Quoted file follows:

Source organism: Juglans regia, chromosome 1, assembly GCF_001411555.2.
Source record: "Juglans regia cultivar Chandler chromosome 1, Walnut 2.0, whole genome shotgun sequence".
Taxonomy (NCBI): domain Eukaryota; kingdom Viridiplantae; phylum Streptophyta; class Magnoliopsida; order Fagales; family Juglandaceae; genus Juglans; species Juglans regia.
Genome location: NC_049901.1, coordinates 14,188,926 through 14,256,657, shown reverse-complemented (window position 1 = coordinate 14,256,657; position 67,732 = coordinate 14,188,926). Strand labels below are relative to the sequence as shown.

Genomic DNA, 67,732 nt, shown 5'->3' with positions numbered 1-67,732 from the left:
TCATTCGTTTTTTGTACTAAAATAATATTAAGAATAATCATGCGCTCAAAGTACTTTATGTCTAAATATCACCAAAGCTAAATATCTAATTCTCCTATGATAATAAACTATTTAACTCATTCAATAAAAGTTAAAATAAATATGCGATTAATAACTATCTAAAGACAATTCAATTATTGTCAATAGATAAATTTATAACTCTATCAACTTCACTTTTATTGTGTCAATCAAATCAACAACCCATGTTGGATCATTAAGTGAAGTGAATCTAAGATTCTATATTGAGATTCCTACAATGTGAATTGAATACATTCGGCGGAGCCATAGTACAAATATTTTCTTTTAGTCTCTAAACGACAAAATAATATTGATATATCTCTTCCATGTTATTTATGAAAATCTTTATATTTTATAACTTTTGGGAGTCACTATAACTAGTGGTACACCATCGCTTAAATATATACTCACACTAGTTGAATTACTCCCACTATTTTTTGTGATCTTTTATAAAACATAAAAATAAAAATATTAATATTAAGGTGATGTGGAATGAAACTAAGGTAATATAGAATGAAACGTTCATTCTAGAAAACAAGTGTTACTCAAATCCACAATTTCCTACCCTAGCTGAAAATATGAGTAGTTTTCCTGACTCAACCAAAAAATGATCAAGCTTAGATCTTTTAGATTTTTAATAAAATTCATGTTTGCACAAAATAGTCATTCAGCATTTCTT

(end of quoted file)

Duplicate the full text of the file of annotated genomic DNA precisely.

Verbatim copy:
Source organism: Juglans regia, chromosome 1, assembly GCF_001411555.2.
Source record: "Juglans regia cultivar Chandler chromosome 1, Walnut 2.0, whole genome shotgun sequence".
Taxonomy (NCBI): domain Eukaryota; kingdom Viridiplantae; phylum Streptophyta; class Magnoliopsida; order Fagales; family Juglandaceae; genus Juglans; species Juglans regia.
Genome location: NC_049901.1, coordinates 14,188,926 through 14,256,657, shown reverse-complemented (window position 1 = coordinate 14,256,657; position 67,732 = coordinate 14,188,926). Strand labels below are relative to the sequence as shown.

Genomic DNA, 67,732 nt, shown 5'->3' with positions numbered 1-67,732 from the left:
TCATTCGTTTTTTGTACTAAAATAATATTAAGAATAATCATGCGCTCAAAGTACTTTATGTCTAAATATCACCAAAGCTAAATATCTAATTCTCCTATGATAATAAACTATTTAACTCATTCAATAAAAGTTAAAATAAATATGCGATTAATAACTATCTAAAGACAATTCAATTATTGTCAATAGATAAATTTATAACTCTATCAACTTCACTTTTATTGTGTCAATCAAATCAACAACCCATGTTGGATCATTAAGTGAAGTGAATCTAAGATTCTATATTGAGATTCCTACAATGTGAATTGAATACATTCGGCGGAGCCATAGTACAAATATTTTCTTTTAGTCTCTAAACGACAAAATAATATTGATATATCTCTTCCATGTTATTTATGAAAATCTTTATATTTTATAACTTTTGGGAGTCACTATAACTAGTGGTACACCATCGCTTAAATATATACTCACACTAGTTGAATTACTCCCACTATTTTTTGTGATCTTTTATAAAACATAAAAATAAAAATATTAATATTAAGGTGATGTGGAATGAAACTAAGGTAATATAGAATGAAACGTTCATTCTAGAAAACAAGTGTTACTCAAATCCACAATTTCCTACCCTAGCTGAAAATATGAGTAGTTTTCCTGACTCAACCAAAAAATGATCAAGCTTAGATCTTTTAGATTTTTAATAAAATTCATGTTTGCACAAAATAGTCATTCAGCATTTCTT